The truth is that conservatives who complain loudly and longly now, in the hopes that the governor can be persuaded to at least sound like a conservative, are doing him the biggest favor of all.
Bottom line: the conservatives who complain vocally about his lurch to the center-left are the best friends he has in the world, and represent his last, best hope of sitting one day in Barack Obama’s empty chair.
But in the last two weeks, Romney has struggled trough serious missteps and revelations that have left his campaign reeling ... and now Fischer has suddenly changed his tune and declared that the time for criticizing Romney has passed and so conservatives need to simply fall into line and hope for the best:
This approach of constructive criticism was appropriate through the primary season, through the conventions, and through the Values Voter Summit two weekends ago. However, with the election less than 50 days away, the time to nudge the governor further to the right is probably past. He has likely been nudged as far as he can be nudged. He is what he is, and with the heat and intensity of a campaign in the stretch run, there simply is not enough time for him to do any further retooling. There isn’t time for a “turnaround” even if it would be a good idea.
The constructive criticism served a good purpose. In response, the governor seems to have embraced the need to deliver a more well-rounded conservative message, offer more in the way of specifics, talk more openly about values issues, and unleash Paul Ryan. Those adjustments, if he will follow through on them, are about all conservatives can expect at this stage of the game.
At some point, the criticism, as well-intended as it might be, becomes counter-productive. From my perspective, we have now reached that point. Ann Romney is probably right to call for a cease-fire from the friendlies.
It’s now time for the conservative community to accept Gov. Romney as he is, realize he is as conservative as he is likely to get, and focus our energies on drawing the significant contrasts between the president and the governor on critical issues such as abortion, marriage, Israel and the economy.
In competitive golf, we have an expression: play it as it lies. If your ball lands in a divot, you play it from the divot. If it lands at the base of a tree, you play it from the base of the tree. You don’t get to kick the ball out in the fairway to get the lie you want.
We’re now at that place with Gov. Romney. Conservatives are clearly playing from an awkward lie with the governor. But winning shots have been hit from bad lies in the past, and they can be hit from bad lies again. It’s time now for conservatives to get the ball as close to the pin as possible on November 6.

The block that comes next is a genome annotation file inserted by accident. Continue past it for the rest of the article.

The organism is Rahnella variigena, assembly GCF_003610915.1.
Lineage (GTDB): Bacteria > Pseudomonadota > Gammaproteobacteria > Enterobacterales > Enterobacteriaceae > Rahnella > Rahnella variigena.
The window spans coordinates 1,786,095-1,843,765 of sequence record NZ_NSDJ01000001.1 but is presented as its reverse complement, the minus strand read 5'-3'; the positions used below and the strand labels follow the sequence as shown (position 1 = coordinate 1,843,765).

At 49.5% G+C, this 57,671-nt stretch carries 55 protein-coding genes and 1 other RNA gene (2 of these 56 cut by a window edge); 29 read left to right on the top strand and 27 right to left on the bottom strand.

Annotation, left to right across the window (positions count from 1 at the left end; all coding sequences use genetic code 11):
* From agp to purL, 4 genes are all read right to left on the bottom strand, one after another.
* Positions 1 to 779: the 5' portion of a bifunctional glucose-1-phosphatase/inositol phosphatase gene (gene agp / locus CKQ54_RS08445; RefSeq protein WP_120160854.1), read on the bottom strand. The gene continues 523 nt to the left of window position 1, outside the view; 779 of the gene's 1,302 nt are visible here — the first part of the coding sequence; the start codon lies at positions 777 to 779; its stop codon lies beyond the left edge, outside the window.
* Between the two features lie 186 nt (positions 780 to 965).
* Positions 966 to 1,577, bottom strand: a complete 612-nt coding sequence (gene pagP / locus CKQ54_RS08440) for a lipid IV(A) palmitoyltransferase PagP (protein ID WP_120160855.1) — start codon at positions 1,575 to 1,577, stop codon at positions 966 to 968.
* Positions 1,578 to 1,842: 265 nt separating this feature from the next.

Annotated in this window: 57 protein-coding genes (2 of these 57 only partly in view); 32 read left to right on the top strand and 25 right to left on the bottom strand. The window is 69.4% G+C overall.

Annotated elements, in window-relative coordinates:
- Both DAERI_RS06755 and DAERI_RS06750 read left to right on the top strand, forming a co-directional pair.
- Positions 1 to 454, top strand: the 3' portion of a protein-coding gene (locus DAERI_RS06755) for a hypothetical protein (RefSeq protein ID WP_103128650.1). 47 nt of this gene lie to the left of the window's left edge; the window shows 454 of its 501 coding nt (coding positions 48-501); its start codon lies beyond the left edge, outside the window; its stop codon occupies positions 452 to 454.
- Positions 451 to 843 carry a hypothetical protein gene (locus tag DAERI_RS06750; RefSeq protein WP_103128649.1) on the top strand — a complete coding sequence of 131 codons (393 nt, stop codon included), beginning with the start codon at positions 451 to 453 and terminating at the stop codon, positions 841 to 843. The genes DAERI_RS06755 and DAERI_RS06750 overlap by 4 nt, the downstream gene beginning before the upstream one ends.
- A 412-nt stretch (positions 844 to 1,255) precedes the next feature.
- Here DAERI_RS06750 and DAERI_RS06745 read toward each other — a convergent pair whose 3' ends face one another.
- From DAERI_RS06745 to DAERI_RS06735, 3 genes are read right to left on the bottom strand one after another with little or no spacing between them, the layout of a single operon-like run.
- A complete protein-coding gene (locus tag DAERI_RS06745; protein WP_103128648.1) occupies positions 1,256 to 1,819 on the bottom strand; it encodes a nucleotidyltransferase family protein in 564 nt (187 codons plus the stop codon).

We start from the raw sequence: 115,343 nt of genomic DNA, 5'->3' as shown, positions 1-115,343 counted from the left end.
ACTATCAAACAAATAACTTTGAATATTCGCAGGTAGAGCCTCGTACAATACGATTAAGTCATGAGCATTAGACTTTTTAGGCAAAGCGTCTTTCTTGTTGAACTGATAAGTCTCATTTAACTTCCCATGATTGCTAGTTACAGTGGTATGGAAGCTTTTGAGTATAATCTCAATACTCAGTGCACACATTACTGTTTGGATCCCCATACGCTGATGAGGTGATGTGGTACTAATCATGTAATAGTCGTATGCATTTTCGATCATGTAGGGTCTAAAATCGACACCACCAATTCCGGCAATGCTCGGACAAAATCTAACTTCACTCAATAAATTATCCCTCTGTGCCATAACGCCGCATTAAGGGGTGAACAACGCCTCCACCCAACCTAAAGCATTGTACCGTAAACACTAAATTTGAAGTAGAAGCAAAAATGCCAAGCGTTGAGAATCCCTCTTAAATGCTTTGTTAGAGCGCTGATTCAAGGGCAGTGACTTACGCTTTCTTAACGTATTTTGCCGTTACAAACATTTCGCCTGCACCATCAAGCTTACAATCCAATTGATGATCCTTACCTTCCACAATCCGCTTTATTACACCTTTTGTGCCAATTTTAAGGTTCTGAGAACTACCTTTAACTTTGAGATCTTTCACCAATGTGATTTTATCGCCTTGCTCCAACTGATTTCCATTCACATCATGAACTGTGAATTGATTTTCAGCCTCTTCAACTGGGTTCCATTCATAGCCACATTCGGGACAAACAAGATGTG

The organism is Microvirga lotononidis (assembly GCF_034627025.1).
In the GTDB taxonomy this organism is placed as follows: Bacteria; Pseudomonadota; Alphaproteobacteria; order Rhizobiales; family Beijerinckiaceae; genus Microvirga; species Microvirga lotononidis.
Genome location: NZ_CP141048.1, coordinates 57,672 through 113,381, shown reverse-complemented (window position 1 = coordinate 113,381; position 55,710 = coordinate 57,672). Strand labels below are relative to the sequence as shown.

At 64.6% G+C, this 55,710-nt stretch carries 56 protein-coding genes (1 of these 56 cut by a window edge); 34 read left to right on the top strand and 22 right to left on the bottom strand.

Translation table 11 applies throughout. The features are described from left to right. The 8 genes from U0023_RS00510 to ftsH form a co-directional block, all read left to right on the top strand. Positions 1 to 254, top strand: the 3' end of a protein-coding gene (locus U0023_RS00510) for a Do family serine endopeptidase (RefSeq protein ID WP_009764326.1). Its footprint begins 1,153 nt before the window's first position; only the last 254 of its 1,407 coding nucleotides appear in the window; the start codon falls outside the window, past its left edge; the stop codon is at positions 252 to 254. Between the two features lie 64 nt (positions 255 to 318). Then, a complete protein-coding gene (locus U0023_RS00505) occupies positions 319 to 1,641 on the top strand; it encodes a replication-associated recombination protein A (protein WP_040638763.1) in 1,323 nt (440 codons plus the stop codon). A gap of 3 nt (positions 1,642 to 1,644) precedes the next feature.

As we have said before, for all of the Religious Right's talk of putting principles over politics, when push comes to shove, they always fall in line.
Mitt Romney’s Scalia-filled Supreme Court took to the streets again this week, this time in Pittsburgh, Pennsylvania. Following a successful Romney Court event in Columbus, Ohio, the Romney Court campaign, led in PA by People For the American Way’s Jodi Hirsh, revealed its Scalia-filled Supreme Court in Market Square to inform voters about the dangers of having Mitt Romney nominate Supreme Court justices for lifetime terms.
This piece originally appeared at The Huffington Post.
Mitt Romney got some unwanted attention early this year when he flatly stated, "I'm not concerned about the very poor." When challenged on this remark he assured Americans that the safety net for the very poor was a given, safe from any budget and tax code tinkering in Washington. This was a sinister explanation since Romney's tax and spending plan -- or as much of it as can be deciphered -- calls for further tax cuts for the wealthy at the expense of social services that he claimed were safe.
Now, we see that it's not just the "very poor" who don't merit Romney's "concern." At the now-infamous $50,000-a-plate fundraiser in Florida, Romney wrote off the concerns of the 47 percent of Americans who don't owe federal income taxes, saying that half of Americans are "dependent on government," "believe that they are the victims," and have the gall to "believe that they are entitled to health care, to food, to housing, to you name it."
That 47 percent includes families and individuals with low incomes -- about 23 percent of taxpayers, according to the Tax Policy Center. It also includes those for whom tax credits for children and working families have eliminated tax burdens -- about 7 percent. It also includes seniors who have left the workforce -- about 10 percent. Over half of the 47 percent pay federal payroll taxes. All are subject to state and local taxes, many of which, like sales taxes, are more regressive than federal taxes. (And if we ever see more Romney tax returns, we may find some years when the Romney's were in that entitled 47 percent.)
As conservative writer Reihan Salam points out in the National Review, policies like the Child Tax Credit and the Earned Income Tax Credit -- responsible for much of this tax relief for working families -- were conservative ideas meant to reduce the "dependency" that Romney so reviles, by "encourag[ing] people get on the first rungs of the jobs ladder, and to become less dependent over time."